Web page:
If this is the situation you find yourself in the last thing you want to do is to blame others for not telling you. Most likely it is completely your fault and again one that is easy to solve in the future. If you want to get some pointers check this post One Question You Should Never Ask.

Being afraid of negative consequences

If the project gets delayed chances are that someone on the team knew about it but was afraid to speak up. It is never good to be the bearer of bad news especially if there are some past instances of people being punished for it. For many people it is better to risk the future wrath of their manager than the wrath that can happen today if they speak up. The thought is that something may happen to fix the problem or there can be other problems, bigger problems that will hide the issue they see.

If this happens in your team you have a serious problem as it points to a really toxic culture where open communication is being punished, people are afraid to take risks and mistakes are not being forgiven or forgotten. It is also more likely that you will not learn about issues until it is too late or until there is someone to blame. What to do in such environment? There is no easy fix. You need to change the whole culture of the company or the team and that means significant changes in the way you behave and most likely significant changes in the management to get some fresh wind on board.

Having over-optimistic expectations

This is essentially underestimating the impact the external environment can have on the project. It might be that you forgot to consider a holiday or flu season coming. You may have underestimated the time your partner organization needs to deliver their piece that is key for your team to finish the work. Or you may have underestimated changing needs of your stakeholders.

External factors are always difficult to predict and usually impossible to influence. To be able to deal with issues coming from outside you need to go back to your list of potential risks and mitigation strategies. If there is some external influence that has a high probability of occurrence but at the same time you don’t have means of mitigating it then you need to have a way how to remove it completely when the time comes. As the saying goes “If you don’t have a plan B, you don’t have a plan at all.”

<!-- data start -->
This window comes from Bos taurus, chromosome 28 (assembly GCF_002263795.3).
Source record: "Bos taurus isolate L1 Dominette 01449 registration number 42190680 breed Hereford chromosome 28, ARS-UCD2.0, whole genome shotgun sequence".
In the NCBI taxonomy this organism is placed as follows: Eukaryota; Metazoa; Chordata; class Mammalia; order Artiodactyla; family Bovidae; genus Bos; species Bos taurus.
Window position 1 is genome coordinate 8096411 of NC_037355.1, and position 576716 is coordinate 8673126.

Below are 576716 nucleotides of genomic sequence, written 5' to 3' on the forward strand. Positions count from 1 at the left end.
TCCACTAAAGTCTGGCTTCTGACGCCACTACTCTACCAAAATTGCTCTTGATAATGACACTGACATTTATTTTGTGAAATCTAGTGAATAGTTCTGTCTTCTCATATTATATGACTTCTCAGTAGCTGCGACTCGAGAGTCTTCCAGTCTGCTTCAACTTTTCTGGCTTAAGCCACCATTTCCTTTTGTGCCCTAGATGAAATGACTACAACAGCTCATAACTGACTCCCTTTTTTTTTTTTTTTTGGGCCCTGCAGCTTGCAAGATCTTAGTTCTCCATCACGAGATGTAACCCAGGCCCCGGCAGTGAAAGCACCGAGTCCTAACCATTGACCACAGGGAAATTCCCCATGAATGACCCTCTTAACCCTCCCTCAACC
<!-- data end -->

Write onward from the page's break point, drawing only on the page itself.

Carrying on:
Playing a super hero

This point is about overestimating the abilities of your own or of your team. Managing software development projects for years I learned one basic truth: software developers are chronically over optimistic about estimating effort needed to develop new features in the product. Even when they start to feel that things will take longer they will do their best to still manage it rather than admitting there will be a delay. They believe in their own skills and abilities to catch up and deliver what was promised.

Unfortunately, this often leads to situations that you learn about delays at the day when the feature or the product was supposed to be finished. What to do with such situations? Couple of steps pop up in mind. First, you need to spend time and effort on educating your team about how to properly estimate the effort to get something done and build environment where people are willing to raise their hand at the first sign of issues and ask for help. You also need a good way to track the project and that usually means regular review of the progress. To be able to track where the project is you need to split it into manageable pieces. If there is hundred hours for a particular feature it may be difficult to track and you may learn that it will take double the time only after spending ninety hours on it. If you divide it into ten smaller features each taking ten hours you will discover issues maybe already after ten hours spent as the first smaller piece will not be delivered at time. If you want to know more about how to manage projects in this piece by piece way consider learning more about agile methodologies like SCRUM.

Twitter type summary: “A good manager should never get surprised by anything as it points to a failure of understanding risks, miscommunication or broken trust.”

What are your tips & tricks on how to deal with surprises? Are there some situation when you believe surprises are good for business?